Continued activism will ensure governments stick to their Paris climate commitments

2014 People's Climate March. Photo credit: Stephen D. Melkisethian (cc)

More than 146 countries covering 87% of global greenhouse gas emissions have now submitted their national pledges to tackle climate change in advance of the major climate summit in Paris. These are known as Intended Nationally-Determined Contributions. Note the language: these aren’t commitments and are only “intended”.

Since collectively these INDCs would still leave us on course for nearly 3℃ warming, some way beyond the 2℃ target that the international community has settled on as a safe threshold, the hope is that they will be ratcheted up at Paris and beyond.

But will countries stick to these pledges? And what happens if they don’t?

Climate negotiations have a long history of countries failing to deliver on their commitments. More than 16 countries failed to meet their targets under the first commitment period of the Kyoto Protocol up to 2012 and some major emitters like Canada simply reneged on their commitments without consequences.

But the problem of getting countries to implement their commitments is certainly not unique to climate change. Indeed it is a general feature of international relations that in the absence of a global police force and with weak judicial systems, there is no overriding central authority to force states to abide by national or international law. Essentially the only sanctions available are moral pressure (stigmatising non-compliant countries, as happens over human rights), trade sanctions (used to isolate governments such as the apartheid regime in South Africa) or military sanctions (applied to various countries in the Middle East in recent years).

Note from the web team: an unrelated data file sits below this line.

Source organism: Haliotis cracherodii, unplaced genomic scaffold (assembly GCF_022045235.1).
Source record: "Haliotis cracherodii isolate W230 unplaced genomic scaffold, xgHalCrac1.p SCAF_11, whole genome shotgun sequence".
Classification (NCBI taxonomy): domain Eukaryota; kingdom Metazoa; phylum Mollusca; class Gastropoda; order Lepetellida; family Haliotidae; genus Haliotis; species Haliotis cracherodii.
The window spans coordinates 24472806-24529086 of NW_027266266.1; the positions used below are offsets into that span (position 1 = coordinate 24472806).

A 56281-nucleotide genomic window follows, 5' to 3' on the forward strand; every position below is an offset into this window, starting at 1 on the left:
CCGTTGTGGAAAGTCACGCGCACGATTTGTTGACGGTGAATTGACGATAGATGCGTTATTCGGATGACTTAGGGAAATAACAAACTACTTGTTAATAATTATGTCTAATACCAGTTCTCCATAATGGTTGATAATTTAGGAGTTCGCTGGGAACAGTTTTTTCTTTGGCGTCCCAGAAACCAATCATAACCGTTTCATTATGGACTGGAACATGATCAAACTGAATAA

Military sanctions are clearly not going to be applied in this case. Trade measures have been used in climate policy however, sometimes controversially, such as subsidies to solar and wind industries or so-called border tax adjustments, where countries impose a fee on products coming from markets where carbon is not regulated or taxed giving them an unfair competitive advantage.

It is moral pressure that climate diplomacy really relies upon though. This has pressured the EU to adopt and maintain a leadership role, for example in setting out a more ambitious target than that adopted by many other major industrialised regions. Often, however, even that is ineffective. The pariah status that the Bush government earned for walking away from the Kyoto Protocol had only minimal effect on the US’s position at the time. A change of administration ultimately brought about a shift in policy.

There have been calls in the past for more ambitious approaches to enforcing climate commitments. In 1997 Brazil proposed the establishment of a Clean Development Fund to fine countries failing to meet their emissions targets under the Kyoto Protocol. The funds generated from fines on richer (“annex 1” in UN language) countries would then have been distributed to poorer nations to meet their adaptation costs or fund local mitigation actions.

The proposal was vetoed and instead turned into the Clean Development Mechanism which allows richer countries to pay poorer ones to reduce emissions on their behalf. In a cunning political move, rather than targeting tougher compliance for richer countries, the solution became to pay poorer countries to comply instead.

In reality, the tools that will be used to hold governments to account for their climate commitments will be a combination of public and civil society pressure and the threat of litigation on behalf of those people affected by inaction, of which we have seen an increase in recent years. The Dutch government was subject to the first climate liability case in June 2015, but there have been earlier attempts by affected indigenous groups in the Arctic to bring cases against the US government over its lack of action on climate change. We will likely see more such cases in future.

This activism will increase thanks to a growing realisation of the gains to be made from moving rapidly to a lower carbon economy in terms of jobs, competitiveness and energy security. In other words, pressure from below is likely to be the driver of change as much as, if not more than, pressure from above.


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The Conversation
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By Peter Newell, Professor of International Relations, University of Sussex. This article was originally published on The Conversation. Read the original article.

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